Judges' bilingualism not a question of judicial independence, says Jolin-Barrette
MONTREAL -- A disagreement between the parties over the bilingualism of judges at the Court of Quebec is not at all a question of judicial independence, says Justice Minister Simon Jolin-Barrette.
During a news conference in Montreal on Wednesday, the justice minister and attorney general of Quebec was asked to comment on the disagreement between him and the chief justice of the Court of Quebec regarding the bilingualism required of judges.
News outlet La Presse had revealed that the minister refused to require bilingualism for all judges of this court, regardless of the courthouse where they are called to practice.
"I have no issue with appointing judges who are bilingual. Where there is a question, it is to the effect of requiring almost systematically that judges at the Court of Quebec be bilingual," objected Minister Jolin-Barrette.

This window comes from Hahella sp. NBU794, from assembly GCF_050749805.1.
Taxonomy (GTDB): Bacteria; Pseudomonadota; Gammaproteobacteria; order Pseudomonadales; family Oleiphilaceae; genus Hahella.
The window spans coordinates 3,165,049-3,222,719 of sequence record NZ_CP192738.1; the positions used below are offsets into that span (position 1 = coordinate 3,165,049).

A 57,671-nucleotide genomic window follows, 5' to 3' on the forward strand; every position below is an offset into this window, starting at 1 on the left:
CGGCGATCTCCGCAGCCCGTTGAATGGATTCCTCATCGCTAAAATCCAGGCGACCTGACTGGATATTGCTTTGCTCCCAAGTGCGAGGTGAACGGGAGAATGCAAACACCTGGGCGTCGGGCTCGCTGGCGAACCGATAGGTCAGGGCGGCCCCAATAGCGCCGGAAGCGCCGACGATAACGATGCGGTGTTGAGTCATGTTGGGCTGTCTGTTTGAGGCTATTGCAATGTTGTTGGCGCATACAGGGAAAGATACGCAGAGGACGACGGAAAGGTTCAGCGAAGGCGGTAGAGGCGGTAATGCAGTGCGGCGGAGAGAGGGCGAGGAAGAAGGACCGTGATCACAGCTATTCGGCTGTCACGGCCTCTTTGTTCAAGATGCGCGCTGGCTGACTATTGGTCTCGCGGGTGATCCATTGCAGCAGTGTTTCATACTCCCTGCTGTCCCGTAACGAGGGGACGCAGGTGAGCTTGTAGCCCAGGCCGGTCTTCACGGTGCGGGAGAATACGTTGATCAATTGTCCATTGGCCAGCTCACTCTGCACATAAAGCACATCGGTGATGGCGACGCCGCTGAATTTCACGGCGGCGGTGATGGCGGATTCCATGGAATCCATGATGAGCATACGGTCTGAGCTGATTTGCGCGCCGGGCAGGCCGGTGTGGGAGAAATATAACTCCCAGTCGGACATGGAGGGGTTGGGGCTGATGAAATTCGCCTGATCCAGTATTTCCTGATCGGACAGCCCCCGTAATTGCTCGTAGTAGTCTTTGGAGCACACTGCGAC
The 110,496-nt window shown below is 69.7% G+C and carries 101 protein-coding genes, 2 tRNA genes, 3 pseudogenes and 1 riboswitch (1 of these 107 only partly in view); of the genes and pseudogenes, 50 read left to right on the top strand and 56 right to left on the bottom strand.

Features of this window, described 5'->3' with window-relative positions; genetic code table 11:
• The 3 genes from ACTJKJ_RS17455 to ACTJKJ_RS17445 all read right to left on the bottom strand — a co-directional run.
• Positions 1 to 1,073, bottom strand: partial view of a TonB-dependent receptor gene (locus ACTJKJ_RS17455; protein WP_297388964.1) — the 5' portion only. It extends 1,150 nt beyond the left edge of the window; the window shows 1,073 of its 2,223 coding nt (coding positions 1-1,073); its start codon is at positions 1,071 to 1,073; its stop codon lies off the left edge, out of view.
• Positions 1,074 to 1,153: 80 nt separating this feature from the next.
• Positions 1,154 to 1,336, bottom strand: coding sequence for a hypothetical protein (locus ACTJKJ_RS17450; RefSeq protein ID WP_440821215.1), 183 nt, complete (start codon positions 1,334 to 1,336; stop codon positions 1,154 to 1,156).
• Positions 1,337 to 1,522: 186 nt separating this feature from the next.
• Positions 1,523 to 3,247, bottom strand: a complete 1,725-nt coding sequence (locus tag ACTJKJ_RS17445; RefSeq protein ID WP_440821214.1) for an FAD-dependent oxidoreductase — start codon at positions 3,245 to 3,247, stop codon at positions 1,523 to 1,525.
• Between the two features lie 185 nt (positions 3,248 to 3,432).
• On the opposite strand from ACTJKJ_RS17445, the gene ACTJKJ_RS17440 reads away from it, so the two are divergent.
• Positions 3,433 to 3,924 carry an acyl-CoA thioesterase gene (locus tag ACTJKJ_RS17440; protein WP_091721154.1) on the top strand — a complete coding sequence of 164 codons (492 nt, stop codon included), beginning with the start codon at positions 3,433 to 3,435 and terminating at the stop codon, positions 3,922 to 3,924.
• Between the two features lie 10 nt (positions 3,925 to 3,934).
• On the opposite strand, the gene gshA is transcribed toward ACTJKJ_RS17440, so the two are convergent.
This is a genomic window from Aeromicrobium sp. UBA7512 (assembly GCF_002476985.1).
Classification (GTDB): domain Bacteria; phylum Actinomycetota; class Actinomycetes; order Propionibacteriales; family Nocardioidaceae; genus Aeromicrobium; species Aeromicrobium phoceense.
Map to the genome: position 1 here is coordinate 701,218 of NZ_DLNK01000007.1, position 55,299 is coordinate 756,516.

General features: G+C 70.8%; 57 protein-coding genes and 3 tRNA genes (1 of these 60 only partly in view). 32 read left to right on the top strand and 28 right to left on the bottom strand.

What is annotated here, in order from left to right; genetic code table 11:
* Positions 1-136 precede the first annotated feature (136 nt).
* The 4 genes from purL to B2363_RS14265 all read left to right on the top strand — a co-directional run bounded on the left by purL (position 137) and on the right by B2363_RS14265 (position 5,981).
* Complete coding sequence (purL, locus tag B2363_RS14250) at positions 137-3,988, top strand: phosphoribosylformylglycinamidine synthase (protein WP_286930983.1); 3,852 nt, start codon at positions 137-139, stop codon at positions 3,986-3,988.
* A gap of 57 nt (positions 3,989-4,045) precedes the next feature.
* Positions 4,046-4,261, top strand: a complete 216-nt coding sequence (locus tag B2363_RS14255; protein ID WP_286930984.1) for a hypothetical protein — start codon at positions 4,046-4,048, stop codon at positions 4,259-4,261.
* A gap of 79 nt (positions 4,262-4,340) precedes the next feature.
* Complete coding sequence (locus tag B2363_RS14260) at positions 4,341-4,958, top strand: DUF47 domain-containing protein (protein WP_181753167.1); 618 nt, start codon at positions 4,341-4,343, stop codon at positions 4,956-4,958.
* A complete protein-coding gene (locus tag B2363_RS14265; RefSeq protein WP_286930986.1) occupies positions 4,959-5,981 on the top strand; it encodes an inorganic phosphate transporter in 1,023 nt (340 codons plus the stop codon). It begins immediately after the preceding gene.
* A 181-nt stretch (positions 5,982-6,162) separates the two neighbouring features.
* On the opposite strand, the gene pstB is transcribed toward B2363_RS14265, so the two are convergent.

Chief Justice Lucie Rondeau had argued that this was a matter of 'judicial independence' from politics.
"This is not a question of judicial independence," replied Jolin-Barrette on Wednesday.
"Quebecers have the right to be heard in their own language; there is no doubt about that. The question is: why does the Court require systematic bilingualism in several districts, when the majority of cases are in French and the Court is composed of judges who have language skills?"
He also rejected any suggestion that his two roles as both minister responsible for the Charter of the French Language and justice minister are in conflict here.
"No, not at all. If I was not the minister responsible for the French language, I would have the same and I would have the same position," he replied.
-- this report by The Canadian Press was first published March 10, 2021.